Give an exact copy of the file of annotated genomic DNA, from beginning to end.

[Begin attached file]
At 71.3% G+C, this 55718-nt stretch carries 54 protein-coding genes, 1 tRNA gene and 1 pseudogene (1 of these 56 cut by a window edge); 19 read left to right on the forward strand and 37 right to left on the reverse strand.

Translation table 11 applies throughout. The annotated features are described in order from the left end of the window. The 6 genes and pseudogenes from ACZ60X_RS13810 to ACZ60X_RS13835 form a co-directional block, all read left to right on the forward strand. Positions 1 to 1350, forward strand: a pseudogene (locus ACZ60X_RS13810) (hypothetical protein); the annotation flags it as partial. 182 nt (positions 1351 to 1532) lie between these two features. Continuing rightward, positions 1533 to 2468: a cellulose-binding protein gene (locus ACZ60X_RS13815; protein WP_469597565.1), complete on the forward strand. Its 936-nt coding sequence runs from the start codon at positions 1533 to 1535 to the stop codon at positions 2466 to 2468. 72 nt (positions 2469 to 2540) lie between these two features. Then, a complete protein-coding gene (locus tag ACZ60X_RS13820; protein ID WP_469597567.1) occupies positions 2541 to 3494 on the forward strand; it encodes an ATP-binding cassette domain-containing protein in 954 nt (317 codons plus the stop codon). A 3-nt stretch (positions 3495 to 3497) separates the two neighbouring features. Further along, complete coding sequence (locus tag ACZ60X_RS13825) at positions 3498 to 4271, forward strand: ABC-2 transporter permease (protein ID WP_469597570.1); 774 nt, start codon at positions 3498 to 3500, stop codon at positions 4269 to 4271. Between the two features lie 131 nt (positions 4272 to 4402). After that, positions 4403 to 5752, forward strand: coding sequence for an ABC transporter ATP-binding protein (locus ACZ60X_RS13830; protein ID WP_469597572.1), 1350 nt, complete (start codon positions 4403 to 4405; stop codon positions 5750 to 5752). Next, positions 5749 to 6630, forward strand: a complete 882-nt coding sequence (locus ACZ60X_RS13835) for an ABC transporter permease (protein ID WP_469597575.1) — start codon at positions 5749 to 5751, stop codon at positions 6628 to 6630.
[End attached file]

At 71.3% G+C, this 55718-nt stretch carries 54 protein-coding genes, 1 tRNA gene and 1 pseudogene (1 of these 56 cut by a window edge); 19 read left to right on the forward strand and 37 right to left on the reverse strand.

Translation table 11 applies throughout. The annotated features are described in order from the left end of the window. The 6 genes and pseudogenes from ACZ60X_RS13810 to ACZ60X_RS13835 form a co-directional block, all read left to right on the forward strand. Positions 1 to 1350, forward strand: a pseudogene (locus ACZ60X_RS13810) (hypothetical protein); the annotation flags it as partial. 182 nt (positions 1351 to 1532) lie between these two features. Continuing rightward, positions 1533 to 2468: a cellulose-binding protein gene (locus ACZ60X_RS13815; protein WP_469597565.1), complete on the forward strand. Its 936-nt coding sequence runs from the start codon at positions 1533 to 1535 to the stop codon at positions 2466 to 2468. 72 nt (positions 2469 to 2540) lie between these two features. Then, a complete protein-coding gene (locus tag ACZ60X_RS13820; protein ID WP_469597567.1) occupies positions 2541 to 3494 on the forward strand; it encodes an ATP-binding cassette domain-containing protein in 954 nt (317 codons plus the stop codon). A 3-nt stretch (positions 3495 to 3497) separates the two neighbouring features. Further along, complete coding sequence (locus tag ACZ60X_RS13825) at positions 3498 to 4271, forward strand: ABC-2 transporter permease (protein ID WP_469597570.1); 774 nt, start codon at positions 3498 to 3500, stop codon at positions 4269 to 4271. Between the two features lie 131 nt (positions 4272 to 4402). After that, positions 4403 to 5752, forward strand: coding sequence for an ABC transporter ATP-binding protein (locus ACZ60X_RS13830; protein ID WP_469597572.1), 1350 nt, complete (start codon positions 4403 to 4405; stop codon positions 5750 to 5752). Next, positions 5749 to 6630, forward strand: a complete 882-nt coding sequence (locus ACZ60X_RS13835) for an ABC transporter permease (protein ID WP_469597575.1) — start codon at positions 5749 to 5751, stop codon at positions 6628 to 6630.